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FMDQ Introduces 2-Way FX Market To Stabilize Naira Exchange

Analysts said though the initiative is good, it depends on a balanced market.

The Financial Markets Dealers Quotation (FMDQ) has introduced a 2-Way FX market, an initiative which is expected to strengthen the naira exchange and stabilise the market.

Taking cues from Nigerian Exchange Group, where stockbrokers implement a stoppage once a particular percentage is surpassed, sources told THISDAY that on Friday, that the 2-Way FX Market imposes a minimum amount threshold, market operators would be mandated to quote both on their buying and selling prices with a fixed N50 spread.

This would require banks to disclose their selling price before making a purchase, contributing to increased transparency and fair trading practices.

Furthermore, in a move to mitigate excessive volatility, the 2-Way FX Market incorporates a circuit breaker mechanism as it has adopted a -/+5 percent band around the previous day’s NAFEX rate.

This preventative measure ensures that daily exchange rate movements do not exceed five percent. The directive also stated that a standard ticket size of $100,000 would be adopted.

Analysts applauded the initiative but noted that the efficacy of the measures hinges on a balanced market with a substantial number of buyers and sellers.

Commenting on the initiative, Head of Financial Institutions Ratings at Agusto & Co, Mr. Ayokunle Olubunmi said: “In stock exchanges, there is a minimum amount and once it passes a particular percentage, they can say you should stop trading on a particular share.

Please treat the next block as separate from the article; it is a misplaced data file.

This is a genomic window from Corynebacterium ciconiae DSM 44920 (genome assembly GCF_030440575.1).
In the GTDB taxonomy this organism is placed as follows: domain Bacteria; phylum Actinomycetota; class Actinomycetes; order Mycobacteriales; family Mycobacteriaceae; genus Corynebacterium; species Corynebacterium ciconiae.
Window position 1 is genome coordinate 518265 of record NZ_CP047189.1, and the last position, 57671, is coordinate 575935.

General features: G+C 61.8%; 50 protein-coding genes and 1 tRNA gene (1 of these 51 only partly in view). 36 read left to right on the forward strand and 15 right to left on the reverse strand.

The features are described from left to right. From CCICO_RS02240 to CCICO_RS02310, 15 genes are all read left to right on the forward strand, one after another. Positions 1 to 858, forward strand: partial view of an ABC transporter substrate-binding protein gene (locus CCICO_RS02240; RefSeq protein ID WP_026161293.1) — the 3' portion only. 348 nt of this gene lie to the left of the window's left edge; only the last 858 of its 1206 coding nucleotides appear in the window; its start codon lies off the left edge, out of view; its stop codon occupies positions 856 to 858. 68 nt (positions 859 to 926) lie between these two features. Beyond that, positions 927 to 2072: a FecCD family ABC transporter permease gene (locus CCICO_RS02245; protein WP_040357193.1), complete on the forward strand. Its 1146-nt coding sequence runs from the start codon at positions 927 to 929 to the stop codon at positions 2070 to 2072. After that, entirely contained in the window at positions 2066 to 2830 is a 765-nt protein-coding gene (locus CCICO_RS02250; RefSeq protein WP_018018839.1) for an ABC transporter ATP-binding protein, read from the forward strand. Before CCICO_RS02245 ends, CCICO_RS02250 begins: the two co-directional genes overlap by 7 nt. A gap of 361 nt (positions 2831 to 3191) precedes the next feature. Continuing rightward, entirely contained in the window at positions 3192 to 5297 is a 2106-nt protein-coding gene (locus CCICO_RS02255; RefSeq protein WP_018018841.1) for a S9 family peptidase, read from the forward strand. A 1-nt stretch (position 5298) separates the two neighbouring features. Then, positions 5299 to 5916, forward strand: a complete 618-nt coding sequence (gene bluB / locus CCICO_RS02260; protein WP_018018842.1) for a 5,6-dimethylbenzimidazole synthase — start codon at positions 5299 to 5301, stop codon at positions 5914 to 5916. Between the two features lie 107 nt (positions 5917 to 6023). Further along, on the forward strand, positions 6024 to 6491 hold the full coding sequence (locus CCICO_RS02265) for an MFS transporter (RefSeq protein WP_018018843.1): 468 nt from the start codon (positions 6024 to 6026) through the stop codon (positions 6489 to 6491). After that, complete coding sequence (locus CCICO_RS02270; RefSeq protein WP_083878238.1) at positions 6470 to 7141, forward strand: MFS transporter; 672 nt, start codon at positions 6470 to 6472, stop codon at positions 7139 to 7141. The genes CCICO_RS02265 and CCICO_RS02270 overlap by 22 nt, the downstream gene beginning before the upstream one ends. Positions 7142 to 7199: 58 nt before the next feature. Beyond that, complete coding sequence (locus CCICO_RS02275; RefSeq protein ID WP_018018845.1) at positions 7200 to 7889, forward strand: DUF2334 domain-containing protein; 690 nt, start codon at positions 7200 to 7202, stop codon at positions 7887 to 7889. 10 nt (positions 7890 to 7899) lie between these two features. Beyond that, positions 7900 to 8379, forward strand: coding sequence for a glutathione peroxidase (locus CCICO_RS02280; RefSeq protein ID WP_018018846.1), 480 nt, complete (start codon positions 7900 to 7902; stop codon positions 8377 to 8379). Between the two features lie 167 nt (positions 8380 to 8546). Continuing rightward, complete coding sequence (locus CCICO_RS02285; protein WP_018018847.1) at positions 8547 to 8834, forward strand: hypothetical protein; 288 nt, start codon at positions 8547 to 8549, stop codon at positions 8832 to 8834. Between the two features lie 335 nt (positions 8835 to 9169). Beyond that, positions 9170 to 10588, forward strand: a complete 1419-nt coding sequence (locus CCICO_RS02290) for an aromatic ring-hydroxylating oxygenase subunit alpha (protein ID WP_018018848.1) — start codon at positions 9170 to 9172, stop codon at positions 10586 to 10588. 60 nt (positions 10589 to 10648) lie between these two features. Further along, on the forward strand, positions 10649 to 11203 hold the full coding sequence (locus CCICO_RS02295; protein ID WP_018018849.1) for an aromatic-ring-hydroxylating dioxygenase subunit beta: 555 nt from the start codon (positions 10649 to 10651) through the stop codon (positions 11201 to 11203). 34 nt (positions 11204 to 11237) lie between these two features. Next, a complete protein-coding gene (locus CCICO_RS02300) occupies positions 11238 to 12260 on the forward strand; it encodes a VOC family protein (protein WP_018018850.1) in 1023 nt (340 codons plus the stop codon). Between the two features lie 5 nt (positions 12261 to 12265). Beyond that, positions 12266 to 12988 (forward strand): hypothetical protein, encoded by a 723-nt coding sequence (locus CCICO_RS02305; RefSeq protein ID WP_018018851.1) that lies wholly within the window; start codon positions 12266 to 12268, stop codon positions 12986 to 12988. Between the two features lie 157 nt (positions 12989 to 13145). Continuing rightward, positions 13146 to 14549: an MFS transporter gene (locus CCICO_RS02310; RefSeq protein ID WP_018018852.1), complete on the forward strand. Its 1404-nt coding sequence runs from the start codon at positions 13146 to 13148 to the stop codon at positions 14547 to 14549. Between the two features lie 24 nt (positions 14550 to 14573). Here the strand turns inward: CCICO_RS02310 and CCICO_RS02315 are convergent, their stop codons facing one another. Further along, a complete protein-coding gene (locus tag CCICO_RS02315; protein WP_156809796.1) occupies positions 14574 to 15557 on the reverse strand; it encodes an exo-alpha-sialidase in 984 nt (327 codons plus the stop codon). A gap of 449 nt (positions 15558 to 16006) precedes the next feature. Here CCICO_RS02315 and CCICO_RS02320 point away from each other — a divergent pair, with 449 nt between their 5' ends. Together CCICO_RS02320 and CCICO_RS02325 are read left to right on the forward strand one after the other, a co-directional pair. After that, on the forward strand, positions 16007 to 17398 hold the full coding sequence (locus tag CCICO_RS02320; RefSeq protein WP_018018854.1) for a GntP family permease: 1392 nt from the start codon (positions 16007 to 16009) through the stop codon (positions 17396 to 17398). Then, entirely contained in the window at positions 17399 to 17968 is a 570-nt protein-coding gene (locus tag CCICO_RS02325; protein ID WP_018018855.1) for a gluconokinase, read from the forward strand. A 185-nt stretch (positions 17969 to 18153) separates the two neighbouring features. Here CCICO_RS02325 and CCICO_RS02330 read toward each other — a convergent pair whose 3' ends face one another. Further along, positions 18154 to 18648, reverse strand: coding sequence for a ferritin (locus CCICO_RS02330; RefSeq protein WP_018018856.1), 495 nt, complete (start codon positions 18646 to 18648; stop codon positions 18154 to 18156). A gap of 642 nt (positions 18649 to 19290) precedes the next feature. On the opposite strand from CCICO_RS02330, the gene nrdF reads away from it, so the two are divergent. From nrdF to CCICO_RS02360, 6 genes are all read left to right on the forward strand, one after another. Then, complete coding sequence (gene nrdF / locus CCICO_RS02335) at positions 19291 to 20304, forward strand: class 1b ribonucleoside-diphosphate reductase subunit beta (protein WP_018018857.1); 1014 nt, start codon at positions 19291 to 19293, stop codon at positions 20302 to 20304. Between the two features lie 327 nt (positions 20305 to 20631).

“Banks need to quote how much they are buying and how much they are selling and it must be with N50 spread. In other words, to have to first quote how much you are selling before buying.

“Also to avoid volatility, there would be a circuit breaker of -/+5% band around the previous day’s NAFEX meaning that the exchange should not move more than five percent in a day.

“This is to bring a bit more transparency. But if there is not enough activity in the market and the circuit breaker stops trade, it may cause people to go outside the market to settle transactions.”

Meanwhile, THISDAY on Friday, showed that BDC operators who had been arrested for over two days in Lagos have not been released, even as security agencies continued their arrest of the foreign currency traders.

An operator told THISDAY that his colleagues were yet to be released, adding that most of the BDC operators were conducting their businesses with clients they know secretly.

However, the naira on Friday remained stable at the parallel market closing at N1,700/ $1, while the official market saw decline.

The Nigerian Autonomous Foreign Exchange (NAFEM) closed on Friday at N1665.5/$1 compared to N1,571.31/$1 it closed on Thursday.

Notably, on Friday recorded a daily turnover of $151.93 million, the highest spot rate recorded on Friday was N1805 while the lowest spot rate recorded was N1,301.

James Emejo and Nume Ekeghe 

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